Dallas has even longer odds of making the postseason and they aren’t using that as any kind of motivation. They don’t quite know who among them will be around for 2005 as many positions, especially quarterback, are in various states between flux and turmoil. Bill Parcells have spent the virtually the whole season telling his team how dumb they are and how poorly they are playing. It appears that they are beginning to believe him.
In the Fort-Worth Star Telegram, columnist Randy Galloway sums up the differences between the two teams quite nicely:
The Gibbs bashing will come to a sudden end next season.
So, it’s an easy Redskins win, right? Not so fast. Among those 13 losses in the last 14 games were quite a few where Washington seemed to have the upper hand. In 1999, the Redskins took the NFC East title despite two losses to an 8-8 Dallas team. In 2001, the Redskins were streaking, having won their last five and the Cowboys were reeling. At FedEx Field, it was Dallas 20, Washington 14. I’m sure it’s not necessary to go through the whole litany, you get the idea.
While both he and Parcells share blame at the moment for their teams' miserable years, the NFL of today is all about sudden turnarounds.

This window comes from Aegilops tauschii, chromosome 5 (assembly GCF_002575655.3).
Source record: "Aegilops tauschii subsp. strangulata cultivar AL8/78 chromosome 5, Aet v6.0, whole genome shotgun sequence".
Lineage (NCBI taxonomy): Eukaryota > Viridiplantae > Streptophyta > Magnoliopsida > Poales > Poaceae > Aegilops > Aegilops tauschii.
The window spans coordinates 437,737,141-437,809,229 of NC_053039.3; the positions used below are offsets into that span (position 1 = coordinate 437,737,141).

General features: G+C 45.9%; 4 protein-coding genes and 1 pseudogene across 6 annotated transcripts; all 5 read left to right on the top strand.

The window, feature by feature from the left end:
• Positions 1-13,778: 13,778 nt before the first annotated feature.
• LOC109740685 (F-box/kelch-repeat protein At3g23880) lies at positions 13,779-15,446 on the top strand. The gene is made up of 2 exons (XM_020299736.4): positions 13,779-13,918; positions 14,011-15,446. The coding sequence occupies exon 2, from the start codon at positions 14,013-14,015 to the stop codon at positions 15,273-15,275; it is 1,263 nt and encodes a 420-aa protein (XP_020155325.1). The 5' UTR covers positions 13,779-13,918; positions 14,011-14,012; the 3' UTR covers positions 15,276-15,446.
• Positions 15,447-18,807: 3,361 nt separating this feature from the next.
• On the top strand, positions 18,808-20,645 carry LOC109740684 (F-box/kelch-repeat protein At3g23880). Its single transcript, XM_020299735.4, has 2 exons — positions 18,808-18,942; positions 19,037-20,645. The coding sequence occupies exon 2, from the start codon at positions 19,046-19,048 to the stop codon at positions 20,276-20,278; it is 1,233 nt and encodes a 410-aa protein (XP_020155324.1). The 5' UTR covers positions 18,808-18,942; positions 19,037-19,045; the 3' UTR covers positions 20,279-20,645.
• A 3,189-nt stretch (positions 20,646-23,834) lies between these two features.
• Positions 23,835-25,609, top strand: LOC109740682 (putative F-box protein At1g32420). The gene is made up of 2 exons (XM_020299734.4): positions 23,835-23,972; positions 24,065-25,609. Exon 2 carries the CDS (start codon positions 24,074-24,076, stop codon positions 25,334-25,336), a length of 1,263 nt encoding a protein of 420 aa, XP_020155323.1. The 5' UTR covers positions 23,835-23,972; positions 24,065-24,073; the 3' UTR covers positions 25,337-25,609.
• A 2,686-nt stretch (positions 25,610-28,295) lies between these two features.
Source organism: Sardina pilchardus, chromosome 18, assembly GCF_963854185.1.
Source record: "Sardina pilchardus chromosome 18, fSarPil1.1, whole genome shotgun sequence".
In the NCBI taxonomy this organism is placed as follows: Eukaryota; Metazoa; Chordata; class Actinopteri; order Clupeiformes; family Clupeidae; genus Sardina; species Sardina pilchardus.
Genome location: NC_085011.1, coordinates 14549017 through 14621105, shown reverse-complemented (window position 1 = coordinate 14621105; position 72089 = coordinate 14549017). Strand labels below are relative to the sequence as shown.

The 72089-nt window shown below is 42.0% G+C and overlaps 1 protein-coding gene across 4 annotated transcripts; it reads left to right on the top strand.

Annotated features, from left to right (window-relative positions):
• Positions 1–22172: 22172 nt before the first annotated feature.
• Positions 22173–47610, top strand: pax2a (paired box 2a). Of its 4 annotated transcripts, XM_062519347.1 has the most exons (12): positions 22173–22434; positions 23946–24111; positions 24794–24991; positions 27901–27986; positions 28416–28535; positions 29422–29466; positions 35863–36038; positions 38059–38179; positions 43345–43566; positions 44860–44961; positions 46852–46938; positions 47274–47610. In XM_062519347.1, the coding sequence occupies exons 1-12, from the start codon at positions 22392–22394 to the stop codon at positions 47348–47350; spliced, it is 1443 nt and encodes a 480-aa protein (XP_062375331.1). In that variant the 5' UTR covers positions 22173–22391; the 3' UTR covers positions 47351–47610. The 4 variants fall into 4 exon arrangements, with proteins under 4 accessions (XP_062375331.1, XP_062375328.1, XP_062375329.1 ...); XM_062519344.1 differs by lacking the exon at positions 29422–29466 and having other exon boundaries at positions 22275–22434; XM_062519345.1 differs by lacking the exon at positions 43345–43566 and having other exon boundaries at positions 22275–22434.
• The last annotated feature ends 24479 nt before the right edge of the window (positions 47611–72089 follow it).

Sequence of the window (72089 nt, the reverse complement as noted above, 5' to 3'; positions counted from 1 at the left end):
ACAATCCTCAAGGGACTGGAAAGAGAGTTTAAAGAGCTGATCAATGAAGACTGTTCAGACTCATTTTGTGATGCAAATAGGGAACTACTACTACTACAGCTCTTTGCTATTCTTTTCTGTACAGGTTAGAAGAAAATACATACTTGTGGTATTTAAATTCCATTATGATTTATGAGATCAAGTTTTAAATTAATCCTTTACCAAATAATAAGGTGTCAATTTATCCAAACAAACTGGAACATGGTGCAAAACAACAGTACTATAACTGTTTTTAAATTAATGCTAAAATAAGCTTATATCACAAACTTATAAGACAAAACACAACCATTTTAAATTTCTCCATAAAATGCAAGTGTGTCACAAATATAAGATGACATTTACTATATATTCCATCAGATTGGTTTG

Depending on Ramsey, the Redskins have the people in place to totally flip things next season.
This can be a good team in '05. Real good.
And Gibbs is now giving his young quarterback the learning room.
Of course, that optimism for the future is the fork in the road when it comes to the current plight of Gibbs and Parcells.
What exactly is the Cowboys' future?
What about the defense? What about the quarterback?
The best guess six months ago was that Parcells was loading up for '05, and using this season to identify his key pieces and needs.
If that was actually the case, we now know the needs far outweigh the pieces.
Both stellar coaches today at Texas Stadium have a 5-9 record.